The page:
Q&A with Renault's Eric Boullier
Q. Would ‘satisfied’ or ‘pleased’ be the best word to describe the team’s exploits in Japan?
Eric Boullier: I would have to say that I was satisfied. We set foot in Japan with high hopes just a fortnight after what can only be explained as a weekend of misery in Singapore. We thought Suzuka would be a circuit that the R31 would take to naturally. In some respects we were right; we were on the pace all weekend long, but unfortunately we didn’t make the headlines as we might have hoped. After a good qualifying performance I was hopeful, even confident, that we would make real inroads in the top 10 and could push for a double points finish but, as it turned out, it was tale of two halves. On one hand, Vitaly drove well on a two-stop strategy and everything seemed to work for him. On the other hand, Bruno had a tricky start and never really recuperated the lost time – even the emergence of the safety car didn’t help. It was one of those days for him.
Q. You must view Vitaly’s points as important in the team’s quest for fifth place in the Constructors’ Championship…
EB: Absolutely, yes. I have to look at the weekend in Japan practically. We are nearing the end of the season and our objectives are narrowing. We know what is within the realms of possibility in the next seven weeks or so, and our sights are set on that fifth place in the championship. The two points in Japan brought us much closer to achieving that, but there will not be an ounce of complacency from the team.
Q. Korea is very new on the F1 scene – how does it rank as a venue?
EB: I fully maintain that for Formula 1 to consider itself a global sport it needs to cross borders, and showcase itself in new territories. Korea joined the F1 calendar only last year and I was very pleased to see it put on a good show. Japan may well be well-established in the motorsport world but Korea is not, and the country deserves the chance to build its own brand in F1, too. I am looking forward to returning and seeing how the venue and organization has progressed from last year.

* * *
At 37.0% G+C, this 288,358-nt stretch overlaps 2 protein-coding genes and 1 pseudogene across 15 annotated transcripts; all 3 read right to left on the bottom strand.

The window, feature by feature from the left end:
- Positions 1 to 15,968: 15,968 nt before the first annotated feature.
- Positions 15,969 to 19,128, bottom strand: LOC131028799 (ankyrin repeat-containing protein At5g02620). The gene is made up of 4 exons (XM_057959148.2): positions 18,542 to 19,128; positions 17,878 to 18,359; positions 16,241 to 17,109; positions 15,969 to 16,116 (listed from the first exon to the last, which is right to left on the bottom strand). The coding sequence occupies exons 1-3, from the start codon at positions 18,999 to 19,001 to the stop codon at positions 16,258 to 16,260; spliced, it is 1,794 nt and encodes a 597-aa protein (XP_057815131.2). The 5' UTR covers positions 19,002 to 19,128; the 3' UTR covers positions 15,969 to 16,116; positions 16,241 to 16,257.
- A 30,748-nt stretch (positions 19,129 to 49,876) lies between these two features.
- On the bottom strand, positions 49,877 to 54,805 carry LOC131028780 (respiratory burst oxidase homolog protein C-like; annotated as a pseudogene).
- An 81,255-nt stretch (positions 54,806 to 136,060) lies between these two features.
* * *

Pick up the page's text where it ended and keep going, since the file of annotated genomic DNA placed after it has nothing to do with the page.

Q. With only four races remaining, how much thought are you giving to 2012?
EB: Frankly speaking, a lot of my thoughts have now turned to next year. Whilst the priority remains securing fifth place in the Constructors’ Championship and helping nurture Bruno and Vitaly’s opportunities to score highly at the next four races, an increasing amount of my time is devoted to seeing how we can raise the bar. In many ways, 2011 has been a transitional year for us with a whole range of changes. However, sport throws up many difficulties and it is a test of character as to how one handles them. I like to think we have dealt with things in the right manner and that there will be brighter times ahead. Make no mistake, this team’s number one goal is to bring silverware back to Enstone.